As my wife said: “Tsum Valley was FANTASTIC. To be honest, I wasn’t expecting it to be very different from where we’d already been but as soon as we made that right turn off the main track it suddenly seemed we were entering a hidden valley full of untouched forest so beautiful we called it the Garden of Eden.”

My wife and I trekked this route in April 2010 with another couple, a guide and two porters. We took 18 days (11 days for the Manaslu part and 7 days for Tsum) although it can be done in more or less. In particular, there are lots of ways to see Tsum Valley – this is what we did. The skies would be clearer in September-October.

Hassles and costs: A special Restricted Area permit is required for Manaslu and a separate one for Tsum. These permits require that you have a registered guide and a party of two or more. The Manaslu fees are: September – November $US70 $US50 for the first week (then $US10 per day) or December – August $US50 for the first week (then $US7 per day). For Tsum the same periods apply but the fee is $US35 for the first week. In addition, you will need a TIMS card (Trekkers Information Management System), so you’ll need 8 photos for all this. In addition, you will need to pay both the Manaslu Conservation Area Park (MCAP) fee (Rs2000) and the Annapurna Conservation Area Park (ACAP) fee (Rs2000) for the section from Dharapani to Besi Sahar after you join the round-Annapurna trail. So you might as well farewell your guides in Dharapani and add the round-Annapurna leg, exiting down the Kali Gandaki as we did, making it a 35 day trek in total.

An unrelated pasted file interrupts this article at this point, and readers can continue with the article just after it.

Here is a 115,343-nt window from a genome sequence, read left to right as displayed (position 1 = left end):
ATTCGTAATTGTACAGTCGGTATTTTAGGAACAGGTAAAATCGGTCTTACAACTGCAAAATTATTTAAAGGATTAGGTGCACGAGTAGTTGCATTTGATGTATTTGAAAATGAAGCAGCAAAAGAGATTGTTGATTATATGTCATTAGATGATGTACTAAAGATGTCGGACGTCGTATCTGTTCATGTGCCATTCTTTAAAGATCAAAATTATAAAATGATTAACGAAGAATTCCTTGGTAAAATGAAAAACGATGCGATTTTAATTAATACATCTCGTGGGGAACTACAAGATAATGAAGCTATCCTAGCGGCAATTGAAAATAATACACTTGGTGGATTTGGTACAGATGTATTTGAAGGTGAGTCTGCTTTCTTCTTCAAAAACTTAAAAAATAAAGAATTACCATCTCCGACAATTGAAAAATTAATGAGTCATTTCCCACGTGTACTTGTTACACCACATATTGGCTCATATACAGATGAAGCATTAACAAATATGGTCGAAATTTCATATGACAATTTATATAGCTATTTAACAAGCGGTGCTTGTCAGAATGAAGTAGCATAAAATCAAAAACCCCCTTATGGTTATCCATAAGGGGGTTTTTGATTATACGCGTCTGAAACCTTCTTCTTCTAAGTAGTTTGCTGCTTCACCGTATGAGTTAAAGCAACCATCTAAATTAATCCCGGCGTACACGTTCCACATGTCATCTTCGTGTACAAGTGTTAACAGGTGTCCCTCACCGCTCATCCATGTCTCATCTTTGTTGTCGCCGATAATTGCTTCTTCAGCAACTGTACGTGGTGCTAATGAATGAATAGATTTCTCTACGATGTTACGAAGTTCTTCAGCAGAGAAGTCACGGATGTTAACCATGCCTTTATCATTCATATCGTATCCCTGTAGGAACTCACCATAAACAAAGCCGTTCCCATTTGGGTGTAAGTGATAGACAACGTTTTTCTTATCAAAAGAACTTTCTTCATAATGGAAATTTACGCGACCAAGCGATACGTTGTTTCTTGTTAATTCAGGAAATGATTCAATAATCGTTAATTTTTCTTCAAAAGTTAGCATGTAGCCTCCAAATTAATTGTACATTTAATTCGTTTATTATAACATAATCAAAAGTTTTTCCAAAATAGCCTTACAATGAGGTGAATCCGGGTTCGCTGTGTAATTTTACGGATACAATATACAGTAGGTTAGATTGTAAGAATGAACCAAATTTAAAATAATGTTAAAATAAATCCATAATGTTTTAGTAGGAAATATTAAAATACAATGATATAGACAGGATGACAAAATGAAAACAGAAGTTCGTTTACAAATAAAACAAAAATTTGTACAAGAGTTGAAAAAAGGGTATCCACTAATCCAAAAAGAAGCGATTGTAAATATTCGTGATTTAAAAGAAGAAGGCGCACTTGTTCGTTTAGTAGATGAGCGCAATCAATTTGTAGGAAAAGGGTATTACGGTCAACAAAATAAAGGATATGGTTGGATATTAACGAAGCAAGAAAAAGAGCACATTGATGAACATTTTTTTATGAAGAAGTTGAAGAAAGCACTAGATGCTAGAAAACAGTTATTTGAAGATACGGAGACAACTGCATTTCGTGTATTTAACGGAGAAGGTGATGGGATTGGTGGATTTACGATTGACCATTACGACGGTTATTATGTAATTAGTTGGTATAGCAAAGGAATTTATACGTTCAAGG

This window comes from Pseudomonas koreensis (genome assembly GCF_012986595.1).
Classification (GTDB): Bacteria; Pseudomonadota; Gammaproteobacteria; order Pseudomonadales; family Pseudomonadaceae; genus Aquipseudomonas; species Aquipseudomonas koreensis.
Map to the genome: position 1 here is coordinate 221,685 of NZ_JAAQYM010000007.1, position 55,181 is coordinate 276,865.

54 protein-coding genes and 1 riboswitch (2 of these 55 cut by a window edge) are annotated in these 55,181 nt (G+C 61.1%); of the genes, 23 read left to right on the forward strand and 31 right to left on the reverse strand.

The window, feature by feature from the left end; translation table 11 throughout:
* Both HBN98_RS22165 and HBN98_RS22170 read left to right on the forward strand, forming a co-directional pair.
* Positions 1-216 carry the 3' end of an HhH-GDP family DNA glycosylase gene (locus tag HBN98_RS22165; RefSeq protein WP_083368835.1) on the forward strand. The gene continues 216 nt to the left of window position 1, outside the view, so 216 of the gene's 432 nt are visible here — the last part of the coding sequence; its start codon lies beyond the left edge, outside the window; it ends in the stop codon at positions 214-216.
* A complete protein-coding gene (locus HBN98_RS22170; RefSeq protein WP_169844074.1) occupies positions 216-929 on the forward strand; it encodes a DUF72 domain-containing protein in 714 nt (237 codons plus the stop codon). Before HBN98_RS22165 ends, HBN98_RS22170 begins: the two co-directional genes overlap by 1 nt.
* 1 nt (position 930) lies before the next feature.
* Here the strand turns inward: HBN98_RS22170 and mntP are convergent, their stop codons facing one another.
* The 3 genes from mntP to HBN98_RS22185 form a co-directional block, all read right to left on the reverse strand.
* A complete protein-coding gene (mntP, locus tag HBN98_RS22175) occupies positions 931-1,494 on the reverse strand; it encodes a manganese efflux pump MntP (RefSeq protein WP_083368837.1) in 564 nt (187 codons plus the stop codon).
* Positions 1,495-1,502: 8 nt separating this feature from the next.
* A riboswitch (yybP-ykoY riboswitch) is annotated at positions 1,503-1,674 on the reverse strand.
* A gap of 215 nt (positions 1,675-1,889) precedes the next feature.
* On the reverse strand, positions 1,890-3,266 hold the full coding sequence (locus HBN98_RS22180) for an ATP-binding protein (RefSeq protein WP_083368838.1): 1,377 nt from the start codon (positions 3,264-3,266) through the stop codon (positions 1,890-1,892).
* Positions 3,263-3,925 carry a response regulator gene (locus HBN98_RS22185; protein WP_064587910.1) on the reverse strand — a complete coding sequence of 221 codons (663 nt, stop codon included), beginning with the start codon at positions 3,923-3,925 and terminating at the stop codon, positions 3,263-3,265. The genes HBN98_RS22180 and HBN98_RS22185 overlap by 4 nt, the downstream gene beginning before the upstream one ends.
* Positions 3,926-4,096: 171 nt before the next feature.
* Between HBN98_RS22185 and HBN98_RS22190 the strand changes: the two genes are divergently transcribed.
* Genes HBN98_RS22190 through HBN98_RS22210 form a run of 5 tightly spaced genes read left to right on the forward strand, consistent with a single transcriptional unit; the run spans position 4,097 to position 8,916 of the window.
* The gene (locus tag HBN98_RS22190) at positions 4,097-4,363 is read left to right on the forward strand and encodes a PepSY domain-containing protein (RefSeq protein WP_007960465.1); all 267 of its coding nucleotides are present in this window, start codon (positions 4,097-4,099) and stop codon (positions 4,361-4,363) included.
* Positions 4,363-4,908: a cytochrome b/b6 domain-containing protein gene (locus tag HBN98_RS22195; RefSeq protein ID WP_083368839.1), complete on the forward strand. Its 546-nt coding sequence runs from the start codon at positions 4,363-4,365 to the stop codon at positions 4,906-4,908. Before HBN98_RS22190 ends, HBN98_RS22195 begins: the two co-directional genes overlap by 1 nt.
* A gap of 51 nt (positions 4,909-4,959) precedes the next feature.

We went to some trouble to find local guides from the Tsum Valley for the entire Manaslu- Tsum trek, to ensure that immediate benefits flowed to this remote area and to get an insiders’ view of the culture. Although they were relatively inexperienced, the trip exceeded our expectations and we would recommend approaching the Tsum Welfare Committee for assistance in finding guides: twc4tsum@yahoo.com or www.tsumvalley.org. Carrying all food and equipment from Kathmandu and using non-local guides would make for an impoverished experience.